Pashinian said on Tuesday that the international community has always regarded Karabakh as an integral part of Azerbaijan. He also declared that the Armenian government must only deal with Armenia’s problems and that the authorities in Stepanakert should settle the conflict on their own.
“Perhaps we were not quite pragmatic when it seemed to us that the four UN Security Council resolutions [on the Karabakh conflict] are just pieces of paper which we can ignore,” Pashinian told a news conference.
Karabakh’s president and top security officials as well as leaders of its main political factions expressed serious concern over Pashinian’s comments during an emergency meeting held in Stepanakert.
In a joint statement issued after the meeting, they said the comments run counter to “the position adopted by the Republic of Artsakh’s population and authorities.”
“We … reaffirm our position that Artsakh’s sovereignty and right to live in the historical homeland freely and independently are absolute values,” read the statement. “No coercion or threat can hold us back from our decision to continue our struggle.”
The statement urged Yerevan to continue to champion “the Artsakh people’s right to self-determination” in the international arena.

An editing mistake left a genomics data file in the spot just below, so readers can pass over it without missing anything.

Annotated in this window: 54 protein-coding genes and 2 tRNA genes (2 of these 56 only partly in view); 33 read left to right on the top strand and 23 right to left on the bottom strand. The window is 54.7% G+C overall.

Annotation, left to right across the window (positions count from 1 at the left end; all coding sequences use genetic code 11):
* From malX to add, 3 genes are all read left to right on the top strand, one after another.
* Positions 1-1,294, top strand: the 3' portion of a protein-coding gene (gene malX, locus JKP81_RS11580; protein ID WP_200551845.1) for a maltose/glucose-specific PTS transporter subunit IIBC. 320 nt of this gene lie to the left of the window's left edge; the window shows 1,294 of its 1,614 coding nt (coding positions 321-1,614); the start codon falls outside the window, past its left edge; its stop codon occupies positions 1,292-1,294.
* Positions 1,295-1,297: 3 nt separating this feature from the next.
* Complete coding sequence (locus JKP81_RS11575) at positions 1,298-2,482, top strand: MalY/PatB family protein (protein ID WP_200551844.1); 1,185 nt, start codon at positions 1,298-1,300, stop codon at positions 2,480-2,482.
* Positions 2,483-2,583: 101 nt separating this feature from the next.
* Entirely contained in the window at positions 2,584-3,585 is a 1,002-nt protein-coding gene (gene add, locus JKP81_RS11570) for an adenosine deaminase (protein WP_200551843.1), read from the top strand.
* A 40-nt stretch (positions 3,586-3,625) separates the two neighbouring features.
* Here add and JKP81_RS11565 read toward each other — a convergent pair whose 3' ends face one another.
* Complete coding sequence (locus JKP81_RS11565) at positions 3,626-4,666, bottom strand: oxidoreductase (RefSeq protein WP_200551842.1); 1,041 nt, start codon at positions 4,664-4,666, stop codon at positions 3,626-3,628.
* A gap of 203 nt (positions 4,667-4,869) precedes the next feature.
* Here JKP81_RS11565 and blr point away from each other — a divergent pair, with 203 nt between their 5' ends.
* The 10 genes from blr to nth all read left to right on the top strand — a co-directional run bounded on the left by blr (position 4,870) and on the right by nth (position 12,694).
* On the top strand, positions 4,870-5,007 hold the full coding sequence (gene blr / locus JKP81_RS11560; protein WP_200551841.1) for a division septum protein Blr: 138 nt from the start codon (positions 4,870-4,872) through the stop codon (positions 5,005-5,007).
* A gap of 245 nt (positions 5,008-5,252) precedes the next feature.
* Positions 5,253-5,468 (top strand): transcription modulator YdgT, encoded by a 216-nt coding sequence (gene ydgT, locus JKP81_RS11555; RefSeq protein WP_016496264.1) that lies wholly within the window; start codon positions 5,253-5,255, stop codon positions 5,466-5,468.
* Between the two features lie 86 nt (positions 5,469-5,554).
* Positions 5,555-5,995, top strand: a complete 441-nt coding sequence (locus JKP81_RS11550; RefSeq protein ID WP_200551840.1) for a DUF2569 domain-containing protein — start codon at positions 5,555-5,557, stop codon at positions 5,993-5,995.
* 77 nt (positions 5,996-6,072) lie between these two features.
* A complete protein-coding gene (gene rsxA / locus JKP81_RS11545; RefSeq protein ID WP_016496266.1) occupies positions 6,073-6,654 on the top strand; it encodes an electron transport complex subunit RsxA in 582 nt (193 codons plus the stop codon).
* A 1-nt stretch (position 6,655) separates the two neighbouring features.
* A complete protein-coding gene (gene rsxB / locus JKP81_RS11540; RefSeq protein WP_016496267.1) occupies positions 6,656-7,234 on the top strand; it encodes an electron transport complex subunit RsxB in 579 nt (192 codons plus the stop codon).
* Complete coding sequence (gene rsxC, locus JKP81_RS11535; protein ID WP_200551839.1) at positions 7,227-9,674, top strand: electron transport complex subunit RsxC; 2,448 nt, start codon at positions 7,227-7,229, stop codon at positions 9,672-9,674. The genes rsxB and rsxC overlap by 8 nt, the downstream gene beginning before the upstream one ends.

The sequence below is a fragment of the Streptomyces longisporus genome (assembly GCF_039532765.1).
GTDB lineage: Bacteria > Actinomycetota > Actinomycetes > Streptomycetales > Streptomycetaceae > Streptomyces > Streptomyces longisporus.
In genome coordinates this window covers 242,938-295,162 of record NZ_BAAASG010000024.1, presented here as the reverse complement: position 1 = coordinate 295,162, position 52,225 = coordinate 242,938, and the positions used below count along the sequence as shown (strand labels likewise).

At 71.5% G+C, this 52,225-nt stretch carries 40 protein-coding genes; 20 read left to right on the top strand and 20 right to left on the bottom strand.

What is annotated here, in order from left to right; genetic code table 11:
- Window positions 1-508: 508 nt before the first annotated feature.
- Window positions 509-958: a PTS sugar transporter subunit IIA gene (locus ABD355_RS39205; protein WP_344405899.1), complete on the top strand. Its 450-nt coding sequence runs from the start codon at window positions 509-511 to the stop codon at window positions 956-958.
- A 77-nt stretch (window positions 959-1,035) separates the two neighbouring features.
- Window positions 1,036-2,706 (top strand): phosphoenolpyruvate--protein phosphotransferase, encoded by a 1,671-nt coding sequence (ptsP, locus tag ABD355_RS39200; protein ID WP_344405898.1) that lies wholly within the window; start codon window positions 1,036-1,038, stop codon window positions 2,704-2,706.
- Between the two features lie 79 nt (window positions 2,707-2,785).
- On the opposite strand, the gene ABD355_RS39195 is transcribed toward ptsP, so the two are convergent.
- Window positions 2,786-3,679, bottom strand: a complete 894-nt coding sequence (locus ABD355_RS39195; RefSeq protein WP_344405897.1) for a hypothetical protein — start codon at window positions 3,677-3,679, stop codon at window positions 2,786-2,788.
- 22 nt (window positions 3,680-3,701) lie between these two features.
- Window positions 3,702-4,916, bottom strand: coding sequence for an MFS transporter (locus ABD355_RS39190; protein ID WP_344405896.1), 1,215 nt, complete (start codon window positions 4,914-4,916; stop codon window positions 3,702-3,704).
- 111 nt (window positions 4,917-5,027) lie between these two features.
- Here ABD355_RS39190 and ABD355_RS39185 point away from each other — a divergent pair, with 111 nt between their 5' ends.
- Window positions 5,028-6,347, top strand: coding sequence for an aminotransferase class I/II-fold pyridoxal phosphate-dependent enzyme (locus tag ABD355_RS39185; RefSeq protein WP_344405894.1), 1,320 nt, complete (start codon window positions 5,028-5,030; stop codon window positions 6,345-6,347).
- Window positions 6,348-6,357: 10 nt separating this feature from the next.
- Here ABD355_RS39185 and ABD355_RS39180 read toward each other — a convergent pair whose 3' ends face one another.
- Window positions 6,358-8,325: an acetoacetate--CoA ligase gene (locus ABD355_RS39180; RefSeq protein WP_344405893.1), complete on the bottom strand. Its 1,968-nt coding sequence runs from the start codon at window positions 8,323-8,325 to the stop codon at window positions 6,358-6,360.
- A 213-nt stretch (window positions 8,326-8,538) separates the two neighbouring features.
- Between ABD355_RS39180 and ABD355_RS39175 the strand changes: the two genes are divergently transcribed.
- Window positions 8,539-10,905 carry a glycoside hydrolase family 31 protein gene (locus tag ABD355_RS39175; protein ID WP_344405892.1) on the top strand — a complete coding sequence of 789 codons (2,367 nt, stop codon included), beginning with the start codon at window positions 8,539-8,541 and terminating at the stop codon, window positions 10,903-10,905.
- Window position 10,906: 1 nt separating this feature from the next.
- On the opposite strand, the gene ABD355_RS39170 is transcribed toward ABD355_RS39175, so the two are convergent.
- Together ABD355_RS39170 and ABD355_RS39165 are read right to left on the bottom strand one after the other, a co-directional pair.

Pashinian’s administration appears to have stopped doing so after the 2020 Armenian-Azerbaijani war. Over the past year the Armenian premier has spoken instead of the need to ensure “the rights and security of the Armenians of Nagorno-Karabakh.”
In April 2022, Pashinian said the international community is pressing Armenia to “lower the bar” on Karabakh’s future status and signaled his readiness to do that. The statement prompted strong criticism from Karabakh’s leadership and the Armenian opposition, which staged antigovernment protests in Yerevan.
Pashinian rekindled tensions with Stepanakert in October when he moved to sign a peace between Armenia and Azerbaijan that would commit the two states to recognizing each other’s territorial integrity. His critics portrayed this as further proof of his readiness to recognize Azerbaijani sovereignty over Karabakh.
Karabakh leaders travelled to Yerevan later in October to seek clarification over the issue.
Pashinian’s latest remarks, which came amid a continuing Azerbaijani blockade of Karabakh’s land link with Armenia, were also denounced by Armenian opposition leaders. Some of them argued, in particular, that the United States, Russia and France for years advanced a peace deal that would allow the Karabakh Armenians to determine the disputed region’s status in a future referendum.